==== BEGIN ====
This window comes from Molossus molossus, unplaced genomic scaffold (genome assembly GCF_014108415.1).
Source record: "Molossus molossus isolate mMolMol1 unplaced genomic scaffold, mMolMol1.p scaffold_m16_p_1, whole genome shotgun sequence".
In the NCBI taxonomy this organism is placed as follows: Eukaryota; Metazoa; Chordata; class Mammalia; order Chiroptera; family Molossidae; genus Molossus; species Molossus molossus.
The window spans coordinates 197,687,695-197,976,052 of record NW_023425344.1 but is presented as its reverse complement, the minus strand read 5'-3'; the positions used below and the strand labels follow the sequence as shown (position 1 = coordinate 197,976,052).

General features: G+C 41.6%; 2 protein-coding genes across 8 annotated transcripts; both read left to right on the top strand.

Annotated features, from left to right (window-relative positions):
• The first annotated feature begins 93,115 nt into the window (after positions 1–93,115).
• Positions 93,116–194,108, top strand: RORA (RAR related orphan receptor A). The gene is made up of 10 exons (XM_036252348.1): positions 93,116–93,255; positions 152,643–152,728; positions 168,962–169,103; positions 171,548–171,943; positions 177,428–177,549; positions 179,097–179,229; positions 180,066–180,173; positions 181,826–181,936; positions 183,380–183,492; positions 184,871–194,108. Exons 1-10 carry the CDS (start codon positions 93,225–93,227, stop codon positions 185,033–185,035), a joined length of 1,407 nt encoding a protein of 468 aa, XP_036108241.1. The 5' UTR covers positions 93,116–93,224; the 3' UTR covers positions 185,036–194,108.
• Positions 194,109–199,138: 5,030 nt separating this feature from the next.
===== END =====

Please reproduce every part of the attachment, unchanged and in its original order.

This window comes from Molossus molossus, unplaced genomic scaffold (genome assembly GCF_014108415.1).
Source record: "Molossus molossus isolate mMolMol1 unplaced genomic scaffold, mMolMol1.p scaffold_m16_p_1, whole genome shotgun sequence".
In the NCBI taxonomy this organism is placed as follows: Eukaryota; Metazoa; Chordata; class Mammalia; order Chiroptera; family Molossidae; genus Molossus; species Molossus molossus.
The window spans coordinates 197,687,695-197,976,052 of record NW_023425344.1 but is presented as its reverse complement, the minus strand read 5'-3'; the positions used below and the strand labels follow the sequence as shown (position 1 = coordinate 197,976,052).

General features: G+C 41.6%; 2 protein-coding genes across 8 annotated transcripts; both read left to right on the top strand.

Annotated features, from left to right (window-relative positions):
• The first annotated feature begins 93,115 nt into the window (after positions 1–93,115).
• Positions 93,116–194,108, top strand: RORA (RAR related orphan receptor A). The gene is made up of 10 exons (XM_036252348.1): positions 93,116–93,255; positions 152,643–152,728; positions 168,962–169,103; positions 171,548–171,943; positions 177,428–177,549; positions 179,097–179,229; positions 180,066–180,173; positions 181,826–181,936; positions 183,380–183,492; positions 184,871–194,108. Exons 1-10 carry the CDS (start codon positions 93,225–93,227, stop codon positions 185,033–185,035), a joined length of 1,407 nt encoding a protein of 468 aa, XP_036108241.1. The 5' UTR covers positions 93,116–93,224; the 3' UTR covers positions 185,036–194,108.
• Positions 194,109–199,138: 5,030 nt separating this feature from the next.